How the leopard got his spots 14:10 Mon 14 Oct, 2013 :: 7.15 Ingkarni Wardli :: Dr Ed Green :: School of Mathematical Sciences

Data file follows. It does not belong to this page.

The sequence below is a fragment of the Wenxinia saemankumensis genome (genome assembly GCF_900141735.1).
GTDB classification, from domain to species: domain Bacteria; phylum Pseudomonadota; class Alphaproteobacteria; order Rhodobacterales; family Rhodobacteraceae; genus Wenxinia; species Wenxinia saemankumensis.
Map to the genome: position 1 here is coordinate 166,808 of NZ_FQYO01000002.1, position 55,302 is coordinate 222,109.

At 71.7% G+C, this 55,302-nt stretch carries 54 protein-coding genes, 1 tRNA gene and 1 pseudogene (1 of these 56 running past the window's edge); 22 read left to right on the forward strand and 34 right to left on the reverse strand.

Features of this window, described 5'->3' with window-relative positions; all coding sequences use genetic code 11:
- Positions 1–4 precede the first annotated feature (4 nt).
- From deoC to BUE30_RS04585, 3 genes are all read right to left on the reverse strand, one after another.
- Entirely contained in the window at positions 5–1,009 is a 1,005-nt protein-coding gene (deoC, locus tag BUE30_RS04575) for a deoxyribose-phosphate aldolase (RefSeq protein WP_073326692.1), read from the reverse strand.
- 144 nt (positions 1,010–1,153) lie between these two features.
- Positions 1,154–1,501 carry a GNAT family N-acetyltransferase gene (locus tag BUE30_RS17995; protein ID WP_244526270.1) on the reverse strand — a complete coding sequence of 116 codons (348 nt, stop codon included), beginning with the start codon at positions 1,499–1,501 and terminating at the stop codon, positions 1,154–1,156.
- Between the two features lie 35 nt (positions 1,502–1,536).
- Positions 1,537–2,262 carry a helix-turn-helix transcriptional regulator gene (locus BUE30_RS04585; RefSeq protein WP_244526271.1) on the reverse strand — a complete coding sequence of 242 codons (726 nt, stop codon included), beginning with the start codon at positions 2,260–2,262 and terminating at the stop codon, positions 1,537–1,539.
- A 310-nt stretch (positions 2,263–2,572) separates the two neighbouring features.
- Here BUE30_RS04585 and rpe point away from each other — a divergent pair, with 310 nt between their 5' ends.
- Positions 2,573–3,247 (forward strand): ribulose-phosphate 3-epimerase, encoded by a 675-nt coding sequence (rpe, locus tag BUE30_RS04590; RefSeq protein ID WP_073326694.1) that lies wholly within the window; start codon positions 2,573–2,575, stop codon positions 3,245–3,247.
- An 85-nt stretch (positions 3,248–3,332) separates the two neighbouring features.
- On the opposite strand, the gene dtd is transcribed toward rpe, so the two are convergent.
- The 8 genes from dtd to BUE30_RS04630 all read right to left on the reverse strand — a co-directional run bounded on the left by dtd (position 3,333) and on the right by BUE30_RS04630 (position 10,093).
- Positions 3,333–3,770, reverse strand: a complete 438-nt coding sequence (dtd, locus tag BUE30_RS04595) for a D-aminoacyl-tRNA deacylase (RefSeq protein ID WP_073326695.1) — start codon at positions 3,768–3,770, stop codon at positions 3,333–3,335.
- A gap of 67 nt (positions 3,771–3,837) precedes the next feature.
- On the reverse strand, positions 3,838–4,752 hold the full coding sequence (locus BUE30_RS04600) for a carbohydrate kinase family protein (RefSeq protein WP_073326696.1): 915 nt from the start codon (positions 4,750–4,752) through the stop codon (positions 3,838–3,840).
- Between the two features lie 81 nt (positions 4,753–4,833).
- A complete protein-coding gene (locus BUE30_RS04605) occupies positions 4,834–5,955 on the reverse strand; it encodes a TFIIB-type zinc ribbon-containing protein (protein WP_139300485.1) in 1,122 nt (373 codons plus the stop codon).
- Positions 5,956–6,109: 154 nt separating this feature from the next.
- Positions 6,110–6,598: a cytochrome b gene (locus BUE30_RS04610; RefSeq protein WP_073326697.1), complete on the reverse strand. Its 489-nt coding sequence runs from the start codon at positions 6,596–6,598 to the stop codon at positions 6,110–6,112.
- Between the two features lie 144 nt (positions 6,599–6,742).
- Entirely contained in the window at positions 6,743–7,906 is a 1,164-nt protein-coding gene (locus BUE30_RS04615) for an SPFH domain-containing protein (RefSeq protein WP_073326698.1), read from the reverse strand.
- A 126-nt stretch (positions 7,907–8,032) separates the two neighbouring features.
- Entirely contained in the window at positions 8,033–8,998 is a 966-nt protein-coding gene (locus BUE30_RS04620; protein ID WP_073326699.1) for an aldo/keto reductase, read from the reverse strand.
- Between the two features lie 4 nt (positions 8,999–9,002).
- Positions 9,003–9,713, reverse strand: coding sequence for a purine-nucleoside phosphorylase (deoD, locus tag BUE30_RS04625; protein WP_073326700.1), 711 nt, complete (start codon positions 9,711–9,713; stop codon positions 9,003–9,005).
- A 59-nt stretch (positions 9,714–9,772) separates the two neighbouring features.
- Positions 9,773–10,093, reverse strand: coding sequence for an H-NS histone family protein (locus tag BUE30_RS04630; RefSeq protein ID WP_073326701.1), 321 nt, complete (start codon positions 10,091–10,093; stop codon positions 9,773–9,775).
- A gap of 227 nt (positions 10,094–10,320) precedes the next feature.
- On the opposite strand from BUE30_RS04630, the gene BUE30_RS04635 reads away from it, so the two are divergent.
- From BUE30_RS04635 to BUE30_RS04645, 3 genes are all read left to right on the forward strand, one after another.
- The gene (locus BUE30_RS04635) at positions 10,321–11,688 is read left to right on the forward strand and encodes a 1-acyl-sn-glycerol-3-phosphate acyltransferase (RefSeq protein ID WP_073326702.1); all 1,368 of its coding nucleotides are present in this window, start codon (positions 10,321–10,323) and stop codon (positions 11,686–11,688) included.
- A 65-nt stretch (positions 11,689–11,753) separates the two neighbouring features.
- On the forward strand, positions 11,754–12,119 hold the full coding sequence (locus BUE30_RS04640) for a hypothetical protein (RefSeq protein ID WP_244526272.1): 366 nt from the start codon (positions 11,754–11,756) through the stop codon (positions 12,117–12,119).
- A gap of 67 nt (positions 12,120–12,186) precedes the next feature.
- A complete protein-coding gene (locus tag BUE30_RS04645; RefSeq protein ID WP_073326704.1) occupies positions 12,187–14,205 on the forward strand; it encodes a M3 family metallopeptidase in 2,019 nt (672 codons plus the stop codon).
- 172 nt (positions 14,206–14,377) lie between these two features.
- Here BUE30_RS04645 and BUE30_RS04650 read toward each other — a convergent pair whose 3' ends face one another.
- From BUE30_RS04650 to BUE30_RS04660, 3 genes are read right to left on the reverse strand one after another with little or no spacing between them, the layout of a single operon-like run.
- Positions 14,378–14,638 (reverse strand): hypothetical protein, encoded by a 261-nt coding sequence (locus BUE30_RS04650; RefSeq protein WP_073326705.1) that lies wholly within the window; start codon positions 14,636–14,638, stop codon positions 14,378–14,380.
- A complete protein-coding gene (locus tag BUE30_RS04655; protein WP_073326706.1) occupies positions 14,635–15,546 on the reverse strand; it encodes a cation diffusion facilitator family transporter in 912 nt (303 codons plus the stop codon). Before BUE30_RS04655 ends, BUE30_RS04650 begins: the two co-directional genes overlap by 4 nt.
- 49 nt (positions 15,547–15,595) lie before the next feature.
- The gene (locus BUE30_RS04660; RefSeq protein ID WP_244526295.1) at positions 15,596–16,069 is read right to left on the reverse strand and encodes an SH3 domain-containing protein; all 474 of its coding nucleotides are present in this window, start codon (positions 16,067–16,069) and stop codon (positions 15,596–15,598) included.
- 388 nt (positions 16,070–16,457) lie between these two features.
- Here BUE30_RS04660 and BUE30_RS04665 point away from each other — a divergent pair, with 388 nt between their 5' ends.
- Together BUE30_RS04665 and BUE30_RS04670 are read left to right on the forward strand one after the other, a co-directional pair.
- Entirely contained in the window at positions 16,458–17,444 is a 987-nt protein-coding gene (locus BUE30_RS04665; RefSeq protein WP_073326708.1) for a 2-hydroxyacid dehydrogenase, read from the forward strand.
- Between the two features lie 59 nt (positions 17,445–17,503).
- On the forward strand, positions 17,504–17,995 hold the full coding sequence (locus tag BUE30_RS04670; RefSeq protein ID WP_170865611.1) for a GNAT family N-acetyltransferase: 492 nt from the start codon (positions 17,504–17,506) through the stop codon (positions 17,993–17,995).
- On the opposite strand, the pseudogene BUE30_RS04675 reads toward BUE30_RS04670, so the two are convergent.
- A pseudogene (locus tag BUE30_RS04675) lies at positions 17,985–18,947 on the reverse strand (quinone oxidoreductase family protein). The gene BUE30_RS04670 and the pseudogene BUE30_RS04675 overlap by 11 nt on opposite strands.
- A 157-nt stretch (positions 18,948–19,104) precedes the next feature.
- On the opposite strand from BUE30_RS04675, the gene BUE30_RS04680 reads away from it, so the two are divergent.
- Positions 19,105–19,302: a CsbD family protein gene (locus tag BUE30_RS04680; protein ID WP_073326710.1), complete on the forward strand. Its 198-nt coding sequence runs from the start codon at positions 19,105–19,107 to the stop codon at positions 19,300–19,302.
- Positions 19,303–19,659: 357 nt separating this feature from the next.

Patterns are everywhere in nature, whether they be the spots and stripes on animals' coats, or the intricate arrangement of different cell types in a tissue. But how do these patterns arise? Whilst every cell contains a plan of the organism in its genes, the cells need to organise themselves so that each knows what it should do to achieve this plan. Mathematics can help biologists explore how different types of signals might be used to control the patterning process. In this talk, I will introduce two simple mathematical theories of biological pattern formation: Turing patterns where, surprisingly, the essential ingredient for producing the pattern is diffusion, which usually tends to make things more uniform; and the Keller-Segel model, which provides a simple mechanism for the formation of multicellular structures from isolated single cells. These mathematical models can be used to explain how tissues develop, and why there are many spotted animals with a stripy tail, but no stripy animals with a spotted tail.